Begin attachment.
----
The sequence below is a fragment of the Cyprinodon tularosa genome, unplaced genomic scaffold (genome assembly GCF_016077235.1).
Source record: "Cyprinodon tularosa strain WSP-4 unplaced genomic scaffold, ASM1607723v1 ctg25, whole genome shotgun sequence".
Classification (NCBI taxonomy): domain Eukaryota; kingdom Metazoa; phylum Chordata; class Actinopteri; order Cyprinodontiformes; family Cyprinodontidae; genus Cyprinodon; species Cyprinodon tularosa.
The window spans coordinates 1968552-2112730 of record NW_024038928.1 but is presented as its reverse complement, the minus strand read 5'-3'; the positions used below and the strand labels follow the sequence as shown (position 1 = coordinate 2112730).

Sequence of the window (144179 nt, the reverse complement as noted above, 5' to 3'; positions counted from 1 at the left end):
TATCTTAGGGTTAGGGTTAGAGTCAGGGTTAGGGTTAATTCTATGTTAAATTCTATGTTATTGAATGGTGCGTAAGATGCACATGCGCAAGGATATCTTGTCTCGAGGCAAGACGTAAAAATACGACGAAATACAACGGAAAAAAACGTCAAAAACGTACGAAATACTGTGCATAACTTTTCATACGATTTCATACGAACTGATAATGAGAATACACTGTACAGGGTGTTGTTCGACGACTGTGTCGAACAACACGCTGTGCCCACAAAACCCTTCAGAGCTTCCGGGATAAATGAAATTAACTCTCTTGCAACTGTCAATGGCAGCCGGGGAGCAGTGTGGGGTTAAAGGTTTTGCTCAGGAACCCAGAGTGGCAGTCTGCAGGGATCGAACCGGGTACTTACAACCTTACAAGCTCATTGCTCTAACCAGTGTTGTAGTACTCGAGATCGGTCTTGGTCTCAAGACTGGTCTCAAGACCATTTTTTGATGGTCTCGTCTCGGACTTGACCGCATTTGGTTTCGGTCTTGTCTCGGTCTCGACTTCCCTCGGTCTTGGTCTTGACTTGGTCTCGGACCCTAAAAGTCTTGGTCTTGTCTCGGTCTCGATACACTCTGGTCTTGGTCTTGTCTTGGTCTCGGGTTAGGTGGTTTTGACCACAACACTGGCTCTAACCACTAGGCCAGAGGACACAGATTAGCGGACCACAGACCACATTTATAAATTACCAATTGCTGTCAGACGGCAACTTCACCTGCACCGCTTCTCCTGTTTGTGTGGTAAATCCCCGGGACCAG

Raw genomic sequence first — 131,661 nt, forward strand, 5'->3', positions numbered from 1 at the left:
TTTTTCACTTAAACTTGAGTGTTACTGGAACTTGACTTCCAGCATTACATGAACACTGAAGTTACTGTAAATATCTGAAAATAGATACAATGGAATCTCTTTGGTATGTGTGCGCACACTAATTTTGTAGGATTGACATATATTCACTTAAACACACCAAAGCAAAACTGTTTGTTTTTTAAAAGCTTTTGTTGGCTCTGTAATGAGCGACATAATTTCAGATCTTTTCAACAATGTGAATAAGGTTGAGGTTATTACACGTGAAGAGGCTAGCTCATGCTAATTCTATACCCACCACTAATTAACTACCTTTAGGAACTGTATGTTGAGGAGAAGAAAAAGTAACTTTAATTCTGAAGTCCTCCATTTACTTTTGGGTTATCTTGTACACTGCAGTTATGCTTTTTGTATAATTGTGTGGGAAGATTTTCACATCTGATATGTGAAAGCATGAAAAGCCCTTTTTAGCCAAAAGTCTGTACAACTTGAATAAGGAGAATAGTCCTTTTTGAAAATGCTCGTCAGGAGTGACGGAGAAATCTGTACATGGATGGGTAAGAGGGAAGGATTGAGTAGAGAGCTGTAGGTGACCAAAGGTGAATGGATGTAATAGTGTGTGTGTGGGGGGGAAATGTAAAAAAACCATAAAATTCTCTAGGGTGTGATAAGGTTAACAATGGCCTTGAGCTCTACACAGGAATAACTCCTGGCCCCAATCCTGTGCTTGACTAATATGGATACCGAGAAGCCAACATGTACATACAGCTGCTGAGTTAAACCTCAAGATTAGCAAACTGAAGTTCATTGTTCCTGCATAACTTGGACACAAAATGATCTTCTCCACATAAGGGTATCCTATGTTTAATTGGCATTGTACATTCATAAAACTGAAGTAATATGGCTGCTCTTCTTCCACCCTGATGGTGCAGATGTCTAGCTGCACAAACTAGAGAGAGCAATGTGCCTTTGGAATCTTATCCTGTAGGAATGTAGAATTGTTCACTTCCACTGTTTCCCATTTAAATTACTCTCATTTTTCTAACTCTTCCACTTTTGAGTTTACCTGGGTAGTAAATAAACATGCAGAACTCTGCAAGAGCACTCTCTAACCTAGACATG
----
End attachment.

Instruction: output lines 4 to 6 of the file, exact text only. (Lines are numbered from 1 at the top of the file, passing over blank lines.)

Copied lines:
The window spans coordinates 1968552-2112730 of record NW_024038928.1 but is presented as its reverse complement, the minus strand read 5'-3'; the positions used below and the strand labels follow the sequence as shown (position 1 = coordinate 2112730).

Sequence of the window (144179 nt, the reverse complement as noted above, 5' to 3'; positions counted from 1 at the left end):
TATCTTAGGGTTAGGGTTAGAGTCAGGGTTAGGGTTAATTCTATGTTAAATTCTATGTTATTGAATGGTGCGTAAGATGCACATGCGCAAGGATATCTTGTCTCGAGGCAAGACGTAAAAATACGACGAAATACAACGGAAAAAAACGTCAAAAACGTACGAAATACTGTGCATAACTTTTCATACGATTTCATACGAACTGATAATGAGAATACACTGTACAGGGTGTTGTTCGACGACTGTGTCGAACAACACGCTGTGCCCACAAAACCCTTCAGAGCTTCCGGGATAAATGAAATTAACTCTCTTGCAACTGTCAATGGCAGCCGGGGAGCAGTGTGGGGTTAAAGGTTTTGCTCAGGAACCCAGAGTGGCAGTCTGCAGGGATCGAACCGGGTACTTACAACCTTACAAGCTCATTGCTCTAACCAGTGTTGTAGTACTCGAGATCGGTCTTGGTCTCAAGACTGGTCTCAAGACCATTTTTTGATGGTCTCGTCTCGGACTTGACCGCATTTGGTTTCGGTCTTGTCTCGGTCTCGACTTCCCTCGGTCTTGGTCTTGACTTGGTCTCGGACCCTAAAAGTCTTGGTCTTGTCTCGGTCTCGATACACTCTGGTCTTGGTCTTGTCTTGGTCTCGGGTTAGGTGGTTTTGACCACAACACTGGCTCTAACCACTAGGCCAGAGGACACAGATTAGCGGACCACAGACCACATTTATAAATTACCAATTGCTGTCAGACGGCAACTTCACCTGCACCGCTTCTCCTGTTTGTGTGGTAAATCCCCGGGACCAG